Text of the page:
Full-text searching a document corpus typically returns the documents that mentioned the term being searched for, but a topic map-based system can do far better. Instead of returning documents, the system can return the topics that best match, together with additional information, and this provides a starting point for jumping into the topic map and browsing around to find the answer to the specific question.

To take a simple example, if we were to do a full-text search for "XSLT" in the conference proceedings for the IDEAlliance conferences, there is of course a huge number of hits, but at the very top comes the topic "XSLT", which represents the XSLT standard. From there one can find the specification, papers about XSLT, which standards organization produced XSLT, tools implementing XSLT, tools using XSLT, etc

However, because of the extra structure in topic maps, we don't have to stop here. We can ask for "papers about topic map query languages", for example, or "papers about topic map query languages given by someone based in Japan", or "papers about query languages", or "papers about RDF by someone who's written papers on topic maps".

Through the use of a topic map query language these queries can get arbitrarily complex. The main problem is that the user has to know both the query language and the ontology of the topic map, and most users will be unwilling to do either. The solution to this is to build a friendly forms-based user interface where the user can set up the query by selecting terms in drop-down lists or suchlike.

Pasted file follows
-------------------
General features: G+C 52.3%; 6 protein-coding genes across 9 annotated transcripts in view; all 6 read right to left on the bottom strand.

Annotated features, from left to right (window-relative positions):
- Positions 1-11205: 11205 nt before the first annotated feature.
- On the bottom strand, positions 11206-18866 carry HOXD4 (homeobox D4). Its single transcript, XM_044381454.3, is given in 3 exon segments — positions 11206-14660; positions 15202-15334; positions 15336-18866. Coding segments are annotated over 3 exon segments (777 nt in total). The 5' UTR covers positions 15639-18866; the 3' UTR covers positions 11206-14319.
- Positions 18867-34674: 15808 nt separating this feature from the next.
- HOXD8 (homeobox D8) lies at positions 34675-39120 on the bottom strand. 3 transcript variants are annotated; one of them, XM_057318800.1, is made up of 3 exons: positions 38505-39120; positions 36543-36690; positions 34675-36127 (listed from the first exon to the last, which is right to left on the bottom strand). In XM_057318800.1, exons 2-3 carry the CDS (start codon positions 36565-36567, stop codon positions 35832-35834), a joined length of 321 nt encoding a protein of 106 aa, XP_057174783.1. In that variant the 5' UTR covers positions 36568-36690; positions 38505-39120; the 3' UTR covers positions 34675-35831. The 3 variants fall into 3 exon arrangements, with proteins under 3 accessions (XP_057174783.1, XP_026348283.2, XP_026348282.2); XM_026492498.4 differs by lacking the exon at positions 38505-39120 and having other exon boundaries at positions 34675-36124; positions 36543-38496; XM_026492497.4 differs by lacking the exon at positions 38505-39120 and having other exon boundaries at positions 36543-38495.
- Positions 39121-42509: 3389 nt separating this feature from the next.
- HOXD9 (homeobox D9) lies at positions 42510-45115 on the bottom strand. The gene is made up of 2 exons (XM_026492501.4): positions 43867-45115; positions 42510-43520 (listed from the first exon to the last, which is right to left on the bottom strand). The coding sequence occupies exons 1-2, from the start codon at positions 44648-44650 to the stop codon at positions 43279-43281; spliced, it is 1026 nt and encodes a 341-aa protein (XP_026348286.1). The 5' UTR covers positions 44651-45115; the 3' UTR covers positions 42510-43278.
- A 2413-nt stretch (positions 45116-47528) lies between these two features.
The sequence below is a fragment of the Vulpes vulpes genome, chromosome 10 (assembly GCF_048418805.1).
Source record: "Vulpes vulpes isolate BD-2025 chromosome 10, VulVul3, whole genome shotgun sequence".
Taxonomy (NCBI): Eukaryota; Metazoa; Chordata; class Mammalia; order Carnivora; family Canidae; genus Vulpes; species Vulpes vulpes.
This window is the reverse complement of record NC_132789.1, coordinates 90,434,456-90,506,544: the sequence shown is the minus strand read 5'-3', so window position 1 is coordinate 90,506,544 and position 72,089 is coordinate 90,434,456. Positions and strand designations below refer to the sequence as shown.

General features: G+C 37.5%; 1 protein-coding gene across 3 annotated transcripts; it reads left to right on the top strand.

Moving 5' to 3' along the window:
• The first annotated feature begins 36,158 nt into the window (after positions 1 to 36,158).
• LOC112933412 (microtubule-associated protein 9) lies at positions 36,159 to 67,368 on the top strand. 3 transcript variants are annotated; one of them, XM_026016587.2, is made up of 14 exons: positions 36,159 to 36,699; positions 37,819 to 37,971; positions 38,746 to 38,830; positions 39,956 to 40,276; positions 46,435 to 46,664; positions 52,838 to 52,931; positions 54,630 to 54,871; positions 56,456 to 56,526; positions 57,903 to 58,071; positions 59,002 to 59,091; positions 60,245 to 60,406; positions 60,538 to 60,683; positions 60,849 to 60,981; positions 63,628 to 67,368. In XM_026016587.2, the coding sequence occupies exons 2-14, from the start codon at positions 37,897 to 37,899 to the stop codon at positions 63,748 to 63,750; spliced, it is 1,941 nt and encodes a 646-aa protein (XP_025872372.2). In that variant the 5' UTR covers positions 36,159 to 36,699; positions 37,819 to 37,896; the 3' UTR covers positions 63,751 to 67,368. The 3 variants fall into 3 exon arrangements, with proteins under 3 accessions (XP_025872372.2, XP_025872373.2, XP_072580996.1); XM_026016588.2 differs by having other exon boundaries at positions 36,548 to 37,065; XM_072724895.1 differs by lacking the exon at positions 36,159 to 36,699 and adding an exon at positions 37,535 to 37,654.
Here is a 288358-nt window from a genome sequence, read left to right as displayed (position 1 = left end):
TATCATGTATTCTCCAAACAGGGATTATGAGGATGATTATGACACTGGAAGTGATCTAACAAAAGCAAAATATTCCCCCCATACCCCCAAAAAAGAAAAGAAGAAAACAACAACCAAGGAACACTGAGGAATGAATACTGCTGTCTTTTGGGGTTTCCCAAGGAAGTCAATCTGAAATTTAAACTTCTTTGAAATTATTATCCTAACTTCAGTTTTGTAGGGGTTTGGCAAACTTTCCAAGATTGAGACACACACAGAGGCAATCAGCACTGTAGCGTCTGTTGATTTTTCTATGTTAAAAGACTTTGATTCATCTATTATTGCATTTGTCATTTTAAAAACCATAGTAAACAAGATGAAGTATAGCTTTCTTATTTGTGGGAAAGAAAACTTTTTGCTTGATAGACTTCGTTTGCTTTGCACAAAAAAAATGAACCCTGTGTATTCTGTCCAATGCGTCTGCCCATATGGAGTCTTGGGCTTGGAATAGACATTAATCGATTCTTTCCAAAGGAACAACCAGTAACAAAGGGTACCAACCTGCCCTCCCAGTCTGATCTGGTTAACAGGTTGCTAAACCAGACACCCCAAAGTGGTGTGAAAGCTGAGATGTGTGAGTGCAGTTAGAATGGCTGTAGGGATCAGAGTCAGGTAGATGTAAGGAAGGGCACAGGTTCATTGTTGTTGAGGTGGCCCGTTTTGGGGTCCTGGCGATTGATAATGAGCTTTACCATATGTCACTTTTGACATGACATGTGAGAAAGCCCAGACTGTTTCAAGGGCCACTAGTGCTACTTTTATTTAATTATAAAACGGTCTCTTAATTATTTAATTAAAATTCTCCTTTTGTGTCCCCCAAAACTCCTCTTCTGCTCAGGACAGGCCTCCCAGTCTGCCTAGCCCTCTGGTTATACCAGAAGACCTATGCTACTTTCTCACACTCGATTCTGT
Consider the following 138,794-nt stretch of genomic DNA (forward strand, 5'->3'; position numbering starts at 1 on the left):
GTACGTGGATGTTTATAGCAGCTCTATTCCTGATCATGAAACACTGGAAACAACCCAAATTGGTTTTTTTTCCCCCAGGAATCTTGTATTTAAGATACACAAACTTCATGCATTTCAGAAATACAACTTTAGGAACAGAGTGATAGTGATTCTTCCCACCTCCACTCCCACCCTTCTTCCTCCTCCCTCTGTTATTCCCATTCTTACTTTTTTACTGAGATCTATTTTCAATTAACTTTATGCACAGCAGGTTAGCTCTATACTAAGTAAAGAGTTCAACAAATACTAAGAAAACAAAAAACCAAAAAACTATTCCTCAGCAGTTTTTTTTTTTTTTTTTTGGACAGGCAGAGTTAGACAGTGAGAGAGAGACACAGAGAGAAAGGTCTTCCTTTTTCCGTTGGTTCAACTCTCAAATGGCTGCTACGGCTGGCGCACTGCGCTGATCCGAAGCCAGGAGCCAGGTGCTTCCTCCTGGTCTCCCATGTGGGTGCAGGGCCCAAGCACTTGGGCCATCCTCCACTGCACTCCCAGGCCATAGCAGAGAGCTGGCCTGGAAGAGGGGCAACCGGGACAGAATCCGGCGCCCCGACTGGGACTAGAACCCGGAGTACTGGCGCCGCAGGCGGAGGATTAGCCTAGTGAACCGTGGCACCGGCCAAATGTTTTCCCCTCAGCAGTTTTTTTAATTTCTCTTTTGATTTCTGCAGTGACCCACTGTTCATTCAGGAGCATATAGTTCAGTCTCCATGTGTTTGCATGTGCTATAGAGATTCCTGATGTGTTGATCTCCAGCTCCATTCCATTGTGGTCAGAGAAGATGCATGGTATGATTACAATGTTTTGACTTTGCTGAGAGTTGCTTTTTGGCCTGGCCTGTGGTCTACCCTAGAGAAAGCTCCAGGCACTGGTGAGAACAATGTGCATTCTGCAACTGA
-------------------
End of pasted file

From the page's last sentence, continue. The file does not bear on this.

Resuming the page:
There is, as mentioned above, a third possibility, which is natural language querying. Some experimentation on this has been done using topic maps, and it indicates that quite powerful search capabilities can be created by matching natural language against names in the topic map, then looking at the matched topics to see whether they are topic types, association types, or individuals, and finally putting together a query in a query language from this. It's too early to be able to conclude that this will work well for real end users, but the results so far seem very promising indeed.

-- http://www.ontopia.net/topicmaps/materials/tm-vs-thesauri.html#N1063

Topic maps and TWiki

Topic map descriptions can be used for:

  • categories
  • form classifications
  • parent-child relations
  • author-document relations
  • date searches
  • ...



  • TM4J - Topic Maps For Java - TM4J Engine - a topic map processing engine written in Java
  • Ceryle - A Knowledge Base Authoring Framework for Writers - Ceryle is free, open source software distributed under a modified Apache-style license, Ceryle is a "next generation" writer's tool, designed to aid authors in the organization, maintenance, and navigation of their research materials, as well as assist in the outlining and writing process. Under consideration is also the ability to author hypertext within the application, such that it could be used as a web site or nonlinear text editor. All content is stored within Ceryle's database, with graph visualization tools to assist in searching, browsing and organizing content. -- Sounds like
  • http://search.cpan.org/dist/XTM/
  • http://search.cpan.org/search%3fquery=XTM/software/mode=all - XTM::Base is a topic map engine that supports XTM 1.0. It can load topic maps from XTM 1.0 documents, and provides a generic API for working with them. There is also a simple text-based interpreter, which can be used to query loaded topic maps, as well as support for XTMPath and LTM.


-- Contributors: ArthurClemens, MattWilkie


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Topic revision: r10 - 2006-03-22 - ArthurClemens